Need to know
- Our testers reviewed more than 20 popular models for ease of use and cooking performance of various foods
- We highlight two cheaper air fryers that perform similarly or better than pricier products
- Become a CHOICE member to see our full reviews and compare key scores side by side
There's no doubt that air fryers are trending right now, but they aren't actually a new invention.
Our kitchen experts have been testing air fryers for almost a decade and they've noticed that as airfryer popularity has grown, so has the range of models available, with low-cost brands like Kogan and Heller and even Kmart and Aldi now competing with the original air fryer brands like Phillips and DeLonghi.
"There used to be only a couple of basic air fryers available," says CHOICE kitchen expert Fiona Mair.
"Now you can spend almost $600 on a large capacity air fryer with all the bells and whistles, but really when it comes down to it, they all have the same basic design."
And while many of the new models on the market are expensive, our latest round of testing has shown that there are also plenty of high performing air fryers that are as cheap as the chips they cook.
We've compared two basic air fryers and two fancy fryers with extra features and functions and found that you don't always get what you pay for.
Check our air fryer reviews to see a full score breakdown on all our tested models.
If you're keen to try out some of the more adventurous air fryer recipes circulating online, you might be interested in a model with some extra features and accessories. Both these air fryers are big enough to cook a small chicken and can also be used as a grill or an oven.
Although the DeLonghi costs more than twice as much as the EasyCook, they performed comparably when Fiona put them to the test. They are both very good at cooking frozen chips and the cheaper EasyCook model is actually better at cooking both homemade chips and crumbed chicken.
Although the DeLonghi costs more than twice as much as the EasyCook, they performed comparably when Fiona put them to the test.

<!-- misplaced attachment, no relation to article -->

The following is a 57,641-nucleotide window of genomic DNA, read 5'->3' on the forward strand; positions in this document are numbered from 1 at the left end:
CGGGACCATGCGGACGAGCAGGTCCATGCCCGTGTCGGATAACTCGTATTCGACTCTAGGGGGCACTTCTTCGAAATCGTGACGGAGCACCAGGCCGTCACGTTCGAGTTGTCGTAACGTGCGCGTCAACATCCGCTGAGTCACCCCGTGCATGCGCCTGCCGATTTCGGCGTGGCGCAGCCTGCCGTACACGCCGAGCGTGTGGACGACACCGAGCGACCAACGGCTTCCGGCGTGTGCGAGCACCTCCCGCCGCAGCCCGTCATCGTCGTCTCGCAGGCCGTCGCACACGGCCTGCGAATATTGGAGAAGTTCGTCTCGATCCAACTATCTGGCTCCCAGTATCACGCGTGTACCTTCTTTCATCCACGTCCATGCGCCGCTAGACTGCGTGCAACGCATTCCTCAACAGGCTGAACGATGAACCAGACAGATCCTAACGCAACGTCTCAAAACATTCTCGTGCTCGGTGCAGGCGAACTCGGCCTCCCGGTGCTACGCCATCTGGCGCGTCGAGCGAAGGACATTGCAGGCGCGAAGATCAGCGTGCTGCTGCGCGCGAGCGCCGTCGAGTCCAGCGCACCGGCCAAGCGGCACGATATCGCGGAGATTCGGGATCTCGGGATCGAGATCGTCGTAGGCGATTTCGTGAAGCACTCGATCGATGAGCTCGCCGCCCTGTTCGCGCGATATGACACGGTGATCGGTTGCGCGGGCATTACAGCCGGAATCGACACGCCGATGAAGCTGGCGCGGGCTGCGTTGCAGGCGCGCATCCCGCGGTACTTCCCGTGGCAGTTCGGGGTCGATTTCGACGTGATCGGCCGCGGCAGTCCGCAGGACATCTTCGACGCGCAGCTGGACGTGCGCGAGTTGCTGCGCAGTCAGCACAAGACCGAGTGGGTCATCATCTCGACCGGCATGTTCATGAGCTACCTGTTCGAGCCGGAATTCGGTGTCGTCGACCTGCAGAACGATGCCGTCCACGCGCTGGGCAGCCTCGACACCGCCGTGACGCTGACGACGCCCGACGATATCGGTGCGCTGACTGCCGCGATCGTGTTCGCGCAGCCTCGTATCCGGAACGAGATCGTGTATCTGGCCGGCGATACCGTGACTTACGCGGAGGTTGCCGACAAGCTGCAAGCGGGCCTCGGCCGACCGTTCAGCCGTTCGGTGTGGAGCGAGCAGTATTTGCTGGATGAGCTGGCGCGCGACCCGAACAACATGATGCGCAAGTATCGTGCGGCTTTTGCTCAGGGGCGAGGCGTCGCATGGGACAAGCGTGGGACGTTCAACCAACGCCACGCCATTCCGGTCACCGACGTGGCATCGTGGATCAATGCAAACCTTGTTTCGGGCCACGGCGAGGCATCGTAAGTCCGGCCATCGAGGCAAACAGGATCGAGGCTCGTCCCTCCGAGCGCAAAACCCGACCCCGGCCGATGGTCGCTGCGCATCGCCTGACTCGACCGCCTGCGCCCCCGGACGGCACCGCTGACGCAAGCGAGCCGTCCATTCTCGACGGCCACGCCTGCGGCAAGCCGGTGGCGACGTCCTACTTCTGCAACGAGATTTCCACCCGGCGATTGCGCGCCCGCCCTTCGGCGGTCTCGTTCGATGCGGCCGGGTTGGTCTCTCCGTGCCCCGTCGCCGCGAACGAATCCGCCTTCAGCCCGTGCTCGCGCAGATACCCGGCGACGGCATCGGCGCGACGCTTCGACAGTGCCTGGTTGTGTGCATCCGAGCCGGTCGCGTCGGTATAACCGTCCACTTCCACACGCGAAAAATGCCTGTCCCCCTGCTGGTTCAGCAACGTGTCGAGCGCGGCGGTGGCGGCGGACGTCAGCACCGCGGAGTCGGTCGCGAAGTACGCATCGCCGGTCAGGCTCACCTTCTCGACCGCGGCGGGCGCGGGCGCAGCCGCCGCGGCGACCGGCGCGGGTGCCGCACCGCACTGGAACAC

The Delonghi is slightly easier to use and it also has an automatic stirring blade that moves the food constantly throughout the cooking process. The EasyCook has a rotating basket which is good for evenly cooking chips, but if you're making crumbed food you'll need to place it in the main unit and turn the food manually to ensure even browning.
Some shoppers might be tempted by the Delonghi's extra auto-cook functions like cake, casserole and potato, but Fiona says the EasyCook can also be used to make these dishes.
"The DeLonghi's special 'auto-cook' functions are really just preset temperatures. The EasyCook has the same cooking capabilities, you'll just need to set the correct temperature manually," she says.
The two models are neck and neck for functions, accessories, CHOICE Expert Rating and even the length of their warranty, but the DeLonghi does offer a few more handy features. Whether or not these are worth an extra few hundred dollars will depend on whether you prioritise cost or convenience.
Phillips unveiled the very first air fryer in 2010, and while the brand continues to dominate the market, our testing has shown that the original isn't always the best when it comes to certain models. In this case, the Heller unit costs less than half the price of the near-identical Phillips and scores very similarly overall.
Both models are fairly no-frills, with a classic drawer design and no extra features. They both require manual shaking throughout the cooking process and have no viewing window to watch the progress of your food.
The Heller unit costs less than half the price of the near-identical Phillips and scores very similarly overall
If you're mainly cooking frozen chips, you'll find the Heller produces slightly crunchier, more evenly browned chips, but if you prefer making your own, you're better off shelling out extra for the Phillips (the Heller only scored 50% for homemade chips). Both models performed well for crumbed chicken.
Neither model is particularly easy to use, with no grip on the cooking basket and dial timers that may be inaccurate. They also both have some design issues which can make them tricky to clean.
The main benefit of the Phillips (other than its superior homemade chip performance) is that it comes with a two-year warranty, as opposed to the 12 months offered by Heller. But considering you could buy the Heller twice (with money to spare) for the cost of the Phillips, this may not be a strong selling point.